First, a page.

Really, that’s just lazy. No one is saying you can’t say anything, but we are saying that you should care if your words perpetuate racism. It’s not just about your intent. It’s about the impact your words have. It’s common decency and respect. It’s about wanting to be inclusive enough that you aren’t just reluctantly willing to un-train yourself from the habit of saying certain things. It’s about actively wanting to, because you want a better world, not just for you, but for those you hurt. Because that is the reality. When you speak carelessly about someone on the basis of their race, you perpetuate the marginalization of all people within that race. You also bolster those who are overtly and violently racist. You help the racists feel that it’s ok or it’s not a big deal. Well, it is.
Another thing I want to take the time to do, is mention some of the action items I did last week, to step up and do more than just talk. This is not meant to be a point of bragging. Look at me! I’m an ally! Rather, it’s in part a way for me to be accountable. It’s a way to show that I’m not just sharing news and the narratives of Black Americans on social media. The other part of this, is that my whole point of posting these, is to encourage other white Americans to take tangible action. I hope by listing the things I’m doing, with links to resources, others may see that they can do some stuff too.
It doesn’t matter if it doesn’t get a lot of likes and retweets, because it sent that letter to my Senators.
I signed on to a petition to end qualified immunity:
Another to end no-knock warrants:
and another to repeal 50-a in NY State, which kept police misconduct hidden from the public.
I’m thrilled to say this repeal has officially passed, which is not the end of our work, but it is substantial change in the right direction.
I donated to a group fund that was split between the following organizations:
- Black Lives Matter — South Bend
- Black Lives Matter Seattle-King County
- Chicago Community Bond Fund
- Connecticut Bail Fund
- Luke 4:18 Bail Fund
- Restoring Justice
- Columbus Freedom Fund
- Kansas City Community Bail Fund
- Believers Bail Out!
I also donated to Equal Justice Initiative, twice. It wasn’t totally intentionally, but it kind of was. I watched Just Mercy, which is free on Amazon Prime. Try getting through that without a mountain of tissues. I’ve been a huge fan of the Innocence Project for years, and always been against the death penalty, but boy does this show how incredibly damaging it is.
I also did some phone banking for the State Senate candidate I am supporting, Samra Brouk. It was only about 40 calls, but hey if 50 people volunteered, that could be 2,000 calls. If you read my posts and watch my videos, you’re going to hear more and more about volunteering for candidates. Voting rights are under attack in this country, and Black Americans have never had full access to voting. That has got to change, but it will only change if we all demand it. This is our government, but only if we do the job of making sure it runs properly.
I didn’t do a video this time, partly because I’m more comfortable writing, but partly because I don’t want to repeat what I just said above. Maybe I’ll do another video in the future, but for now, let’s make sure we all get to work and keep on working. For the next week, I plan to keep reading White Fragility, by Robin DiAngelo.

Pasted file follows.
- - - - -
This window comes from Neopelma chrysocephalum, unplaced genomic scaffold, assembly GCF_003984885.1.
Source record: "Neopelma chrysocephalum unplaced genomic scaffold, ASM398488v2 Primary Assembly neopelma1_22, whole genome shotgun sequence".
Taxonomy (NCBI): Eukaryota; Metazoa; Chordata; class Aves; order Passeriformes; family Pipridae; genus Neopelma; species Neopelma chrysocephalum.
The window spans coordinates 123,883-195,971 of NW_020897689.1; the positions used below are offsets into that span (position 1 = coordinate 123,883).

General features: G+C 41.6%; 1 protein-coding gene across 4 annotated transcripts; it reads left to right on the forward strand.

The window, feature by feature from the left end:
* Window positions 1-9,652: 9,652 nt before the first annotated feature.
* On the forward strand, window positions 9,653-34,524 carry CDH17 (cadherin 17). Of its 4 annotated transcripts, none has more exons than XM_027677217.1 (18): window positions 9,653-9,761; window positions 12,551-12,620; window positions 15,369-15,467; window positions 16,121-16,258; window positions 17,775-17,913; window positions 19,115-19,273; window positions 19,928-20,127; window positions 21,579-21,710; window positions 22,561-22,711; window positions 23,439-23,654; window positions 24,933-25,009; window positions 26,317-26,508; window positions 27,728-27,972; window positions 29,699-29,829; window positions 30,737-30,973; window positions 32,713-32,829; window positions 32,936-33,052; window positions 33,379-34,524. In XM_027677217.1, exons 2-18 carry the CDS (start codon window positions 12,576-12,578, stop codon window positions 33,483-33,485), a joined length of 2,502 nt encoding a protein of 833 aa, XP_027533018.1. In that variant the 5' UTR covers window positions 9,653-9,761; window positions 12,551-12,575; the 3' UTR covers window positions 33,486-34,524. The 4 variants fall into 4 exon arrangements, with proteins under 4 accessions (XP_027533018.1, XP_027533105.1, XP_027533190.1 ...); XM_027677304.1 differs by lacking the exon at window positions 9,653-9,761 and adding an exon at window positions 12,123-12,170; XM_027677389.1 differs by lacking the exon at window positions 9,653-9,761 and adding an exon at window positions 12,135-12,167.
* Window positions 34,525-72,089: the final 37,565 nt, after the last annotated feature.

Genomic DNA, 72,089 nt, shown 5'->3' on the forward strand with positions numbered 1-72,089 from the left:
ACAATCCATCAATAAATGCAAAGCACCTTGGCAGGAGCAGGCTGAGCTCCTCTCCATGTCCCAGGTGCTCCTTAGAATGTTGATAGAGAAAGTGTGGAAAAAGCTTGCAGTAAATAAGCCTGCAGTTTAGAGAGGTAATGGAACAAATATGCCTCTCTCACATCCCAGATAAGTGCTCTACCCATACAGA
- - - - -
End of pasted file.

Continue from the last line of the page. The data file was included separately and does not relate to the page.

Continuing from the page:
I have a Monroe County library card, but as a New York state resident, I am also allowed to get a New York City Library card. Check big cities in your state, and you might be able to do the same. I use the Libby app, which has both library cards in it, to search for books I want to borrow. If one library doesn’t have the book, or there is a hold/wait, I check the other library. Once you borrow a book, you can send it to your kindle, you’ll get taken to an in-app browser page that is on the Amazon side, where you choose the device to send it to, and bam. All set. You can get the kindle app, even if you don’t have Amazon Prime, and you can put it on your phone, and tablets, even if they aren’t Amazon phones.
I love reading with the Kindle app, because I can highlight passages and words I learn, and then upload all those to goodreads, where I can have that book on my reading or read list and I can write reviews of books I have read. I’m just telling you all of this, because if you want to read White Fragility, please do, and I would love to discuss it with you.
I also want to encourage everyone to watch this video:
And then make these 3 calls. I will be making these calls as well:
Call Louisville Mayor Greg Fischer at 502-574-2003 – Demand he fire officers who murdered Breonna Taylor. * Note – I did this. You have to press 4 for the directory. Then I type his name, last then first = 34724374734. That gives his ext. 5025744545. Press # to be transferred. Then it hangs up.
Call Kentucky Attorney General Daniel Cameron at 502-696-5300 opt 1- Demand he charge the officers who murdered Breonna Taylor. *Note – I did this, and it’s interesting that they updated their phone system to put option 1 for feedback on Breonna Taylor’s murder, but they haven’t charged the officers who murdered her.
Call Interim Police Chief Robert Schroeder at 502-574-7111 – Demand he complete his investigation and immediately turn it over to Breonna’s lawyers and the Attorney General. *Note – I did this, and chose opt 6 then 4 to get to the Chief’s office. The mailbox is full.
She was murdered, while sleeping, on March 13th. The investigation has not been completed, and nothing has been done. The police department released the incident report and it’s virtually blank. This is not justice.
Breonna Taylor should still be alive. There must be justice. We must demand it.